As a soldier fighting on the ground in Iraq, I never considered climate change to be a threat to our national security. What would my platoon do to fight melting ice burgs, rising sea levels, or drought in Africa?
It was not until I redeployed from Iraq and began understanding national security did I realize that protecting America means much more than just bombs and bullets. There are many issues that that contribute to our national security as far ranging as economic to social, energy dependence to environmental, with each having an affect on our military.
So how does climate change affect our national security?
CNA Corporation, a nonprofit research and analysis organization, released a study today that was headed by some of our military's most respected leaders, such as former Army Chief of Staff General Gordan Sullivan and former CENTCOM Commander General Anthony Zinni, titled "National Security and the Threat of Climate Change." This report addresses the serious threat that climate change poses to both our military and national security interests. Issues such as;
- conflicts over essential resources like food and water
- massive migrations due to drought or rising sea levels
- increased storm activity and recovery operations.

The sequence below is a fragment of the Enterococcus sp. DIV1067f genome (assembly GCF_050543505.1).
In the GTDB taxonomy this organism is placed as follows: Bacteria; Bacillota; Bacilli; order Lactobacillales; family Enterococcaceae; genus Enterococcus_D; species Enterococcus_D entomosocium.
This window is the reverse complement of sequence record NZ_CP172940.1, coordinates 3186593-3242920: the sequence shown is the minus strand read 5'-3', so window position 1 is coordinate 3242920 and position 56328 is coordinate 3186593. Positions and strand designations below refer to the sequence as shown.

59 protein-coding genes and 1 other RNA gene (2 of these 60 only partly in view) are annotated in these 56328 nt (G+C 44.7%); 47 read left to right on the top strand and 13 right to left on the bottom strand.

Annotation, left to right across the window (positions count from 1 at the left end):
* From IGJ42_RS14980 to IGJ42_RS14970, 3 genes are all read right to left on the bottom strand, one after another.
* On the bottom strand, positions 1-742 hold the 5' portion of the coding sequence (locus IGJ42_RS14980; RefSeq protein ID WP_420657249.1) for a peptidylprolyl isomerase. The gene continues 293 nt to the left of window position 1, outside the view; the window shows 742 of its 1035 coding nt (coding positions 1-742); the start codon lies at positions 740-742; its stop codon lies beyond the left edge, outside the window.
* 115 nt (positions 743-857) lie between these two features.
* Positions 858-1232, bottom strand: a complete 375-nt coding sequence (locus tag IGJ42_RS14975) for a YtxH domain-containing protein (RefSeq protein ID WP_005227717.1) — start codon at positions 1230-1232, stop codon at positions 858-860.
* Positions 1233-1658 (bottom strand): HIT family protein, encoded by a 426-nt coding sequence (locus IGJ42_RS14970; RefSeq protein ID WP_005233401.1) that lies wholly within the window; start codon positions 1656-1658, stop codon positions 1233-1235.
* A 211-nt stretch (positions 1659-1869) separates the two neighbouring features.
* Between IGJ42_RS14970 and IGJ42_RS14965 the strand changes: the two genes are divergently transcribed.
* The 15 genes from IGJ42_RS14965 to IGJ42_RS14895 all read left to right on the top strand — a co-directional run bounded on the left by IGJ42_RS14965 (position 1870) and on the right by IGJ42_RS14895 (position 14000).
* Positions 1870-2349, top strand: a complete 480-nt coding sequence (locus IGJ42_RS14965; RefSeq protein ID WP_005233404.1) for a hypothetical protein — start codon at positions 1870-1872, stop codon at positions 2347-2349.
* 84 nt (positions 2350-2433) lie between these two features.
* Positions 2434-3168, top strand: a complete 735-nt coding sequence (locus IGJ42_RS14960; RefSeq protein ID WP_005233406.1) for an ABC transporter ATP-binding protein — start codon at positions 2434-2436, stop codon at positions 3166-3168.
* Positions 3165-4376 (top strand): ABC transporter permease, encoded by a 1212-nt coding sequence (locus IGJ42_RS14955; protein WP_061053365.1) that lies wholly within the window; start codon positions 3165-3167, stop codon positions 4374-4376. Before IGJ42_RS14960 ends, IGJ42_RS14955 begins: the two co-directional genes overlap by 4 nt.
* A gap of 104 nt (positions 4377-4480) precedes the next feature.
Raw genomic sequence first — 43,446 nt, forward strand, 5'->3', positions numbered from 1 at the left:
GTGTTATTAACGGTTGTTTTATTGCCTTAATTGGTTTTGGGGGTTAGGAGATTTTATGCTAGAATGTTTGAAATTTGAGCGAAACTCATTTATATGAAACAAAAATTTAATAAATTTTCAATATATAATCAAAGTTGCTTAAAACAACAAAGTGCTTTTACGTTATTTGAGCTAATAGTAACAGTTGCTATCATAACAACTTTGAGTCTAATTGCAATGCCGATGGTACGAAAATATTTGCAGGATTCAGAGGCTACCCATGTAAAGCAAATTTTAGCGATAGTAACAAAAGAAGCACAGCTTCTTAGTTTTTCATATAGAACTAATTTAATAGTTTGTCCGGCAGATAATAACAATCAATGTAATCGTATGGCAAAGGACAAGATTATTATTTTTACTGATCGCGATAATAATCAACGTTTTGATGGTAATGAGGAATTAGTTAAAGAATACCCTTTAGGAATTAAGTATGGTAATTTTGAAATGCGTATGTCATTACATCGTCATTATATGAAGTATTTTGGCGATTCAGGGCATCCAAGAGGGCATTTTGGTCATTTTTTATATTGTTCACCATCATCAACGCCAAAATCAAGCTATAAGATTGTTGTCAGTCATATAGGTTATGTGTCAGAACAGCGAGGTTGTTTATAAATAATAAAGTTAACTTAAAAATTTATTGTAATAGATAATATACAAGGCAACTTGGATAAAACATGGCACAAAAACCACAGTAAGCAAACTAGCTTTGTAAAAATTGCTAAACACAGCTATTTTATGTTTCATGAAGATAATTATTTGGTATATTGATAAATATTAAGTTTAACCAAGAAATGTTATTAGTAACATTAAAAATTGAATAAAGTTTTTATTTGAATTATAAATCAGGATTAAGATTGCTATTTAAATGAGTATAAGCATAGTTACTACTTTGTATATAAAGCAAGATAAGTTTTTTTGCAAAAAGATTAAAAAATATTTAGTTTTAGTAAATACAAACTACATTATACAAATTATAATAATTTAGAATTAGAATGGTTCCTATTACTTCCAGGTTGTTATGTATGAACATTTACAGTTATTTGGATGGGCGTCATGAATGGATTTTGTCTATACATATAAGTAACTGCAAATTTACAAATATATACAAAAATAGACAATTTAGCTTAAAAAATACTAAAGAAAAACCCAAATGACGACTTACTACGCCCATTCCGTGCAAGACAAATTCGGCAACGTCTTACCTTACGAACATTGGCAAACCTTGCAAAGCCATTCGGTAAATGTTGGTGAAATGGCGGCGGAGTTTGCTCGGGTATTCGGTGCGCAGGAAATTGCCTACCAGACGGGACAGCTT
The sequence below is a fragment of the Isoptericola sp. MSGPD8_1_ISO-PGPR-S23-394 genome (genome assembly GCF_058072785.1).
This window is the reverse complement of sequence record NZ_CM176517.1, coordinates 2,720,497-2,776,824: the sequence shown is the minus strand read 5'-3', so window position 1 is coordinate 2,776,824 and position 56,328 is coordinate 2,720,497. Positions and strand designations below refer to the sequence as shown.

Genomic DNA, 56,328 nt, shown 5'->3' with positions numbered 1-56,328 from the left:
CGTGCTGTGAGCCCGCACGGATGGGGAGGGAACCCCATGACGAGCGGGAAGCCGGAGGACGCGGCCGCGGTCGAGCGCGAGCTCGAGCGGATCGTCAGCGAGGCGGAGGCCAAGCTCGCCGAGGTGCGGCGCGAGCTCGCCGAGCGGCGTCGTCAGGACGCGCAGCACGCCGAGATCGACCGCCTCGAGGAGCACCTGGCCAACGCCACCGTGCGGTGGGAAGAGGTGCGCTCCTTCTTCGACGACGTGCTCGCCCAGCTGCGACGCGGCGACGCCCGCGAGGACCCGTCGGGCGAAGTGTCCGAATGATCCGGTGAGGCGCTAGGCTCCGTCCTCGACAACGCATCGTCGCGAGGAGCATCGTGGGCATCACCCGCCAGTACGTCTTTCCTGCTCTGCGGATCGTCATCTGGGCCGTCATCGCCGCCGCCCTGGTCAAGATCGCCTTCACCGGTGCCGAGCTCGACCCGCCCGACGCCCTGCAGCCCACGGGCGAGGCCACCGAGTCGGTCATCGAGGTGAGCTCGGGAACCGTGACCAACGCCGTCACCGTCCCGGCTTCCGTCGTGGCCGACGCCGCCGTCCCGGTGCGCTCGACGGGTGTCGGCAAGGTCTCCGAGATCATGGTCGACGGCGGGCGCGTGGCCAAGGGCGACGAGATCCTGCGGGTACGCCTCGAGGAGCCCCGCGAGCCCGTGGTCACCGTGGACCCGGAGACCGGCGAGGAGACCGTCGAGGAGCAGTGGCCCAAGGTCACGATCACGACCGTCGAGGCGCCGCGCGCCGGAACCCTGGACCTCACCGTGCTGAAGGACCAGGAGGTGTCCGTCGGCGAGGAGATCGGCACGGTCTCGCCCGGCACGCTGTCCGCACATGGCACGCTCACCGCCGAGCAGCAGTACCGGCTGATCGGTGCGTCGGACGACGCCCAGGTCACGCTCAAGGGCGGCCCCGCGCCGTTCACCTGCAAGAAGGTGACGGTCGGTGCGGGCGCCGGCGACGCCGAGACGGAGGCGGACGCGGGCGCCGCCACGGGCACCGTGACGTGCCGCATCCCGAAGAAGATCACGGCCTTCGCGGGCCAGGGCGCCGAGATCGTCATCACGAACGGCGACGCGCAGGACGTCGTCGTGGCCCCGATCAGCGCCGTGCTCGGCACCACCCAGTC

Whether addressing the needs for assessment of military facilities, new equipment needed to handle factors associated with climate change, or better planning to deal with issues such as instability caused by climate change, these senior military leaders conclude that climate change "poses a serious threat to America's national security."
So what can average Americans do about it?
Each of us has a responsibility to educate ourselves and become environmentally literate. We must begin to understand how our actions affect the environment and what measures each of us can implement in our lives to decrease the threat associated with climate change.
On April 17th, 2007, Sundance Channel launches The Green, a new weekly programming that focuses on environmental topics. I recently saw a preview and was not only entertained by the documentary addressing ecological issues, but educated on what I could do to play my part in creating an environmentally sustainable approach to my life.
Becoming environmentally literate is not about becoming a "tree hugger," it is about doing your part to addressing a key threat to our nation's security. Watch, learn, and do your part in creating an environmentally sustainable world.